This also looks cool.
Let’s get this out of the way first: this new trailer does not offer any clues as to who Negan killed at the end of last season. In fact, after a lengthy opening that recaps each character that was on the end of his bat, we don’t see any new footage of them, so as to protect the secret of who survived. The producers have sworn they will reveal the identity of Negan’s victim in October’s premiere episode, so this mystery, which is reaching “who shot J.R.?” – level proportions, should be resolved then.
So what do we get? Lots of footage of The Saviors, suggesting that much of this season will involve Team Rick trying to coexist with them (fat chance). And we get a good look at The Kingdom, where Carol and Morgan end up. Check out King Ezekiel and that frigging tiger! Wow. With these new civilizations and larger-than-life characters, it’s starting to feel more like a traditional comic book show than ever.
Dan Fogelberg and Tim Weisberg
A few days ago JimmyC wrote a post about Libertarians. I loved the cartoon! I’m not going to take the time to defend the party (and they seem about as inept as the GOP right now), but I want to point out something no one seems to be stating about Governor Johnson.
Despite whatever personal beliefs Governor Johnson may have on any topic, I don’t think anyone who knows him or his record questions that he will take an oath to defend the Constitution of the United States seriously. Nor is he likely to abrogate his duties as defined by the laws of our land.
Unlike our current President, Governor Johnson will not pick and choose laws to defend, even when he disagrees with them.
I also think it’s highly unlikely he will use Executive Orders to circumvent the law. He has a long history of working to shrink government, not expand it.
Why don’t people look at what he actually did as the elected Executive of a state rather than speculating?
From wikipedia: According to a profile of Johnson in the National Review, “During his tenure, he vetoed more bills than the other 49 governors combined—750 in total, one third of which had been introduced by Republican legislators. Johnson also used his line-item-veto power thousands of times. He credits his heavy veto pen for eliminating New Mexico’s budget deficit and cutting the growth rate of New Mexico’s government in half.”
In an interview in Reason magazine in January 2001, Johnson’s accomplishments in office were described as follows: “no tax increases in six years, a major road building program, shifting Medicaid to managed care, constructing two new private prisons, canning 1,200 state employees, and vetoing a record number of bills”.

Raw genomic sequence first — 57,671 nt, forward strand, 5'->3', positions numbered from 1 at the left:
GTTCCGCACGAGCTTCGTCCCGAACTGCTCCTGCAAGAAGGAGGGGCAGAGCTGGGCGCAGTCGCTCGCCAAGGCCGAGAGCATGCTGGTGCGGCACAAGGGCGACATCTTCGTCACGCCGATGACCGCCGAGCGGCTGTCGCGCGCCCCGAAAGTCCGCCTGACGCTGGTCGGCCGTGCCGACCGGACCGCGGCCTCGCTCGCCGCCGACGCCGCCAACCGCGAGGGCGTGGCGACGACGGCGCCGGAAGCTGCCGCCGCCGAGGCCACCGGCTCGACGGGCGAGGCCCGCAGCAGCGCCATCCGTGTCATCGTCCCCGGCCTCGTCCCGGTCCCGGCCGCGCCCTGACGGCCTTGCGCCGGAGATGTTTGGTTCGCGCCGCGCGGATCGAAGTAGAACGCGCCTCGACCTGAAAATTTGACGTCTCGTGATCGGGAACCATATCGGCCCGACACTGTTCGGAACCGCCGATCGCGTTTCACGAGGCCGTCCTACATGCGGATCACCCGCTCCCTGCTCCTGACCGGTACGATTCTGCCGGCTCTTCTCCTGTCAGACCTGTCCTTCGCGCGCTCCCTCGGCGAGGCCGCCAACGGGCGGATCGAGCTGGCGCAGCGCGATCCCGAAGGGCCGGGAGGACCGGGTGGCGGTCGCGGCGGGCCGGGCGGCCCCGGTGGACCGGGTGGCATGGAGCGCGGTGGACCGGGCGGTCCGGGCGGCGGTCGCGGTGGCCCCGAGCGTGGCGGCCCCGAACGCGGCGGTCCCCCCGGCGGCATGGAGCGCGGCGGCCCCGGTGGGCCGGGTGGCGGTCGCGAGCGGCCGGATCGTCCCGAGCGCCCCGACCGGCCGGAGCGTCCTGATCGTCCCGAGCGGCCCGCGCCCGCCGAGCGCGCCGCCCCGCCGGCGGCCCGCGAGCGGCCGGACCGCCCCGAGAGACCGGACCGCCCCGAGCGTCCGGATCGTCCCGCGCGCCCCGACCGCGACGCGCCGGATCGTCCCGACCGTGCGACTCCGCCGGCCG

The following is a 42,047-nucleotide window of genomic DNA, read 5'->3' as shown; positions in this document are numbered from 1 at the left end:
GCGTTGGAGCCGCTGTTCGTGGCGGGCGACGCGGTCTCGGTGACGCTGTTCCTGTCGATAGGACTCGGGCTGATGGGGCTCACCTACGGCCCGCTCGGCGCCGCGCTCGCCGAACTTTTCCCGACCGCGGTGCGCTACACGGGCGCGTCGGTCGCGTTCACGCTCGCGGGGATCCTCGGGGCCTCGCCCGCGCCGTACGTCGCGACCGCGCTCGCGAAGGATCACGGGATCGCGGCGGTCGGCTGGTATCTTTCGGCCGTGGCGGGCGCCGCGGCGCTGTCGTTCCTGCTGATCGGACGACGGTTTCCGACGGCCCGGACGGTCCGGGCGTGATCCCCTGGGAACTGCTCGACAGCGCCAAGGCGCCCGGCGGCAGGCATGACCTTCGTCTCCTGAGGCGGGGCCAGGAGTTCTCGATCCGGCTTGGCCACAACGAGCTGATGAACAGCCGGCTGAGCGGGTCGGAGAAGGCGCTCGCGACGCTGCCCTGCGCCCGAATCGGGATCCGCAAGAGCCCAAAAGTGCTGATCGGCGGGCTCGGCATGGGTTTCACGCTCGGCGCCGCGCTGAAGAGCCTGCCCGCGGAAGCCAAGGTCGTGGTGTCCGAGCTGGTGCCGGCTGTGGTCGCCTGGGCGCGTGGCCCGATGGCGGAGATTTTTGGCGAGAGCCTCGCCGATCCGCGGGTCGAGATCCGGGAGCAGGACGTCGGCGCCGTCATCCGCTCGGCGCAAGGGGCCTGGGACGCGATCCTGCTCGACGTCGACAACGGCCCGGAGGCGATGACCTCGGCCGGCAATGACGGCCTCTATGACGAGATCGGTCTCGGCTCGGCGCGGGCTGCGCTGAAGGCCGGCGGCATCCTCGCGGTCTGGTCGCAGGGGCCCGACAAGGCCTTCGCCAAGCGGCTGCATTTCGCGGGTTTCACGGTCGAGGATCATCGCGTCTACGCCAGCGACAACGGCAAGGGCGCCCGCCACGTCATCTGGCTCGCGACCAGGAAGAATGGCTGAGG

In 1999, he proposed the first statewide voucher system in America, which would have enrolled 100,000 students in its first year. That year, he vetoed two budgets that failed to include a voucher program and a government shutdown was threatened, but ultimately yielded to Democratic majorities in both houses of the New Mexico Legislature, who opposed the plan. Johnson signed the budget, but line-item vetoed a further $21m, or 0.5%, from the legislative plan…In 2000, Johnson proposed a more ambitious voucher program than he had proposed the year before, under which each parent would receive $3,500 per child for education at any private or parochial school. The Democrats sought $90m extra school funding without school vouchers, and questioned Johnson’s request for more funding for state-run prisons, having opposed his opening of two private prisons.
A mysterious cowboy with a military background (Ethan Hawke) goes on a vendetta of revenge against the men who left him for dead. Also stars John Travolta, Burn Gorman (Pacific Rim) and Karen Gillan (Guardians of the Galaxy). Directed by Ti West (V/H/S).
“What’s a priest need so many bullets for?”
Western comedies are very tricky to pull off. For every Blazing Saddles, there’s a dozen A Million Ways To Die In The West’s, Lightning Jack’s or Ridiculous 6’s that don’t hit the mark. And Ti West, a member of the new generation of “mumblegore” horror directors, seems like an odd choice to make a movie like this. So this movie, which was dubbed by an enthusiastic audience at SXSW as “a western John Wick”, will either be a rare success or an interesting failure. West appears to have filled the film with gallows humor, which the cast is playing just this side of parody.
If it works, it could be a lot of fun. This is Hawke’s second Western of the year, and with his angular face and Everyman intensity, he seems to be a natural for the genre. And while he appears to be playing it deadpan straight, Travolta and the rest of the supporting cast look like they’re having fun with this outrageous material; who knows, maybe Travolta will get his umpteenth comeback out of it.
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